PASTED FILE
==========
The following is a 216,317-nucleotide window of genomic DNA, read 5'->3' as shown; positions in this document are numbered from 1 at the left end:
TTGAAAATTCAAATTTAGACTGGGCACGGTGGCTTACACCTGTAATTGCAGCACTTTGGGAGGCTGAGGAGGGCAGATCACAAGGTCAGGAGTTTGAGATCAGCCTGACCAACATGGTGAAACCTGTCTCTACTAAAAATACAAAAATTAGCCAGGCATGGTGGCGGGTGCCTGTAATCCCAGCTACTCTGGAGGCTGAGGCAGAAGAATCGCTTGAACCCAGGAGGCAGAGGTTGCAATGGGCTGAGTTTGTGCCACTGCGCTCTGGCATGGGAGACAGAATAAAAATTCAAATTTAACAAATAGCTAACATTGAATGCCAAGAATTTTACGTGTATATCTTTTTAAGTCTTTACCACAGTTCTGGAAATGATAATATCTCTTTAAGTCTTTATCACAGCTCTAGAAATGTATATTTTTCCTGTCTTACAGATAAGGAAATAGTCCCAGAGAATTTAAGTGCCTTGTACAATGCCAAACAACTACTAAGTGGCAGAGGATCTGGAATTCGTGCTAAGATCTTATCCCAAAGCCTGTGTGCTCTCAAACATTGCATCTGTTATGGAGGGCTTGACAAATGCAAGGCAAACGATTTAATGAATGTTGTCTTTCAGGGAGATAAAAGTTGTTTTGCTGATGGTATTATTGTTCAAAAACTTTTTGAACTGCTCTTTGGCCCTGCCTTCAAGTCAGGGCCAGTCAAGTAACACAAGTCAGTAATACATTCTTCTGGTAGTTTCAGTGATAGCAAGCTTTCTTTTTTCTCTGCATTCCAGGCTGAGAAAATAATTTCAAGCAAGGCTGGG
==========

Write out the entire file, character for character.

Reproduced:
The following is a 216,317-nucleotide window of genomic DNA, read 5'->3' as shown; positions in this document are numbered from 1 at the left end:
TTGAAAATTCAAATTTAGACTGGGCACGGTGGCTTACACCTGTAATTGCAGCACTTTGGGAGGCTGAGGAGGGCAGATCACAAGGTCAGGAGTTTGAGATCAGCCTGACCAACATGGTGAAACCTGTCTCTACTAAAAATACAAAAATTAGCCAGGCATGGTGGCGGGTGCCTGTAATCCCAGCTACTCTGGAGGCTGAGGCAGAAGAATCGCTTGAACCCAGGAGGCAGAGGTTGCAATGGGCTGAGTTTGTGCCACTGCGCTCTGGCATGGGAGACAGAATAAAAATTCAAATTTAACAAATAGCTAACATTGAATGCCAAGAATTTTACGTGTATATCTTTTTAAGTCTTTACCACAGTTCTGGAAATGATAATATCTCTTTAAGTCTTTATCACAGCTCTAGAAATGTATATTTTTCCTGTCTTACAGATAAGGAAATAGTCCCAGAGAATTTAAGTGCCTTGTACAATGCCAAACAACTACTAAGTGGCAGAGGATCTGGAATTCGTGCTAAGATCTTATCCCAAAGCCTGTGTGCTCTCAAACATTGCATCTGTTATGGAGGGCTTGACAAATGCAAGGCAAACGATTTAATGAATGTTGTCTTTCAGGGAGATAAAAGTTGTTTTGCTGATGGTATTATTGTTCAAAAACTTTTTGAACTGCTCTTTGGCCCTGCCTTCAAGTCAGGGCCAGTCAAGTAACACAAGTCAGTAATACATTCTTCTGGTAGTTTCAGTGATAGCAAGCTTTCTTTTTTCTCTGCATTCCAGGCTGAGAAAATAATTTCAAGCAAGGCTGGG